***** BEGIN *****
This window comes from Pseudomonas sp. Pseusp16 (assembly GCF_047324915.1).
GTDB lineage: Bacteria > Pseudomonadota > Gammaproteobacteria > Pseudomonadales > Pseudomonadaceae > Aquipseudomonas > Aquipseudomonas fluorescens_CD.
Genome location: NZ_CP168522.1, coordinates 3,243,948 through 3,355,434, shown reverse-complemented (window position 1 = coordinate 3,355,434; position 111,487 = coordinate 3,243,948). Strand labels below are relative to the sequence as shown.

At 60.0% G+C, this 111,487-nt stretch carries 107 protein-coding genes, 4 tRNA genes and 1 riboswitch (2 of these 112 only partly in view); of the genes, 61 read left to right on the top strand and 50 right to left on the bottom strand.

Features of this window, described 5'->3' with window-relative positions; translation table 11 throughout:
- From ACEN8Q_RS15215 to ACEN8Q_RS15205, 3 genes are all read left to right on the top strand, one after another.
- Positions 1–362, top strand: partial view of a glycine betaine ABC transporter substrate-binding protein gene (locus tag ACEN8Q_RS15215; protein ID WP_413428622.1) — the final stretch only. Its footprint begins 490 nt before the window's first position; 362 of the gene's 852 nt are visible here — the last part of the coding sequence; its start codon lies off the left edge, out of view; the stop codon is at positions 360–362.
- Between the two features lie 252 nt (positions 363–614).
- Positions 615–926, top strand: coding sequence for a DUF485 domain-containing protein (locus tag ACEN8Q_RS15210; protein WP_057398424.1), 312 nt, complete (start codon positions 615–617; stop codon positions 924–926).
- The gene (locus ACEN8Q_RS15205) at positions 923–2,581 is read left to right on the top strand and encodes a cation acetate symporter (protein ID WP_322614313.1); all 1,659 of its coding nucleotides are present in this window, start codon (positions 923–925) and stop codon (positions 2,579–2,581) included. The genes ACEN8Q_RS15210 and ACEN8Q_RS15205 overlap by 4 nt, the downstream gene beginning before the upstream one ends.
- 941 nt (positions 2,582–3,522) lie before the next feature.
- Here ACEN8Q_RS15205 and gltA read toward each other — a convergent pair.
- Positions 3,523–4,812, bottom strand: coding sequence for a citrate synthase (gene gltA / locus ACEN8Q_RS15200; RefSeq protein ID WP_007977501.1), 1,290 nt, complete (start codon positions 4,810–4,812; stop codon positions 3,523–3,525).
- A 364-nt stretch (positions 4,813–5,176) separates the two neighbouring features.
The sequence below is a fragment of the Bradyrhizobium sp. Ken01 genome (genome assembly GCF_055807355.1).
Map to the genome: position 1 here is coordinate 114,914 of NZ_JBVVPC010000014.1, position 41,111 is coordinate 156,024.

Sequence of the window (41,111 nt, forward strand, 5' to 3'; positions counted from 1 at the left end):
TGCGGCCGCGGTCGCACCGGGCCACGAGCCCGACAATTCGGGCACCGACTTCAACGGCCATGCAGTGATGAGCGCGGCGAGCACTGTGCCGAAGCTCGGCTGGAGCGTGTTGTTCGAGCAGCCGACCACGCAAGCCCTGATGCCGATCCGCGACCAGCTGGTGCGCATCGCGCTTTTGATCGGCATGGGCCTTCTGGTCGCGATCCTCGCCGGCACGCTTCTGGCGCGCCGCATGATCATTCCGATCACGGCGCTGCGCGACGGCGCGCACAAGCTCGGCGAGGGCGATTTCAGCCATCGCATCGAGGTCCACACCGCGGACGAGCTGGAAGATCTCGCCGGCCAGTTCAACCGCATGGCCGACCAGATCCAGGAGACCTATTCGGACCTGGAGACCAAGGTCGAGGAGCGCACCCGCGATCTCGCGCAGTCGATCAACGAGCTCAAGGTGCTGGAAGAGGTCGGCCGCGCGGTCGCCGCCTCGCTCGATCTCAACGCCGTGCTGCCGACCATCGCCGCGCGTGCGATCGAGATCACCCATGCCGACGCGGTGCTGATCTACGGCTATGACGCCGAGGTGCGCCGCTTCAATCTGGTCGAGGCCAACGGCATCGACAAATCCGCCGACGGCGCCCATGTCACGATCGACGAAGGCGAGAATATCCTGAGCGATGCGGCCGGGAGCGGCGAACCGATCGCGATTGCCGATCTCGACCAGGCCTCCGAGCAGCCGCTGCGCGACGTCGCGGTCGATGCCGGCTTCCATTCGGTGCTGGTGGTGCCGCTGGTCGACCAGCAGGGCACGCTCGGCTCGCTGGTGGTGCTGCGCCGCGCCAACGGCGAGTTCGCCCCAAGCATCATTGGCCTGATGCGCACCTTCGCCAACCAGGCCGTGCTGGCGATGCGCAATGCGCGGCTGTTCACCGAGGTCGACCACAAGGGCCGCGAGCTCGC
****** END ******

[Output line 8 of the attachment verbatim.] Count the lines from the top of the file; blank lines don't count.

- Between the two features lie 252 nt (positions 363–614).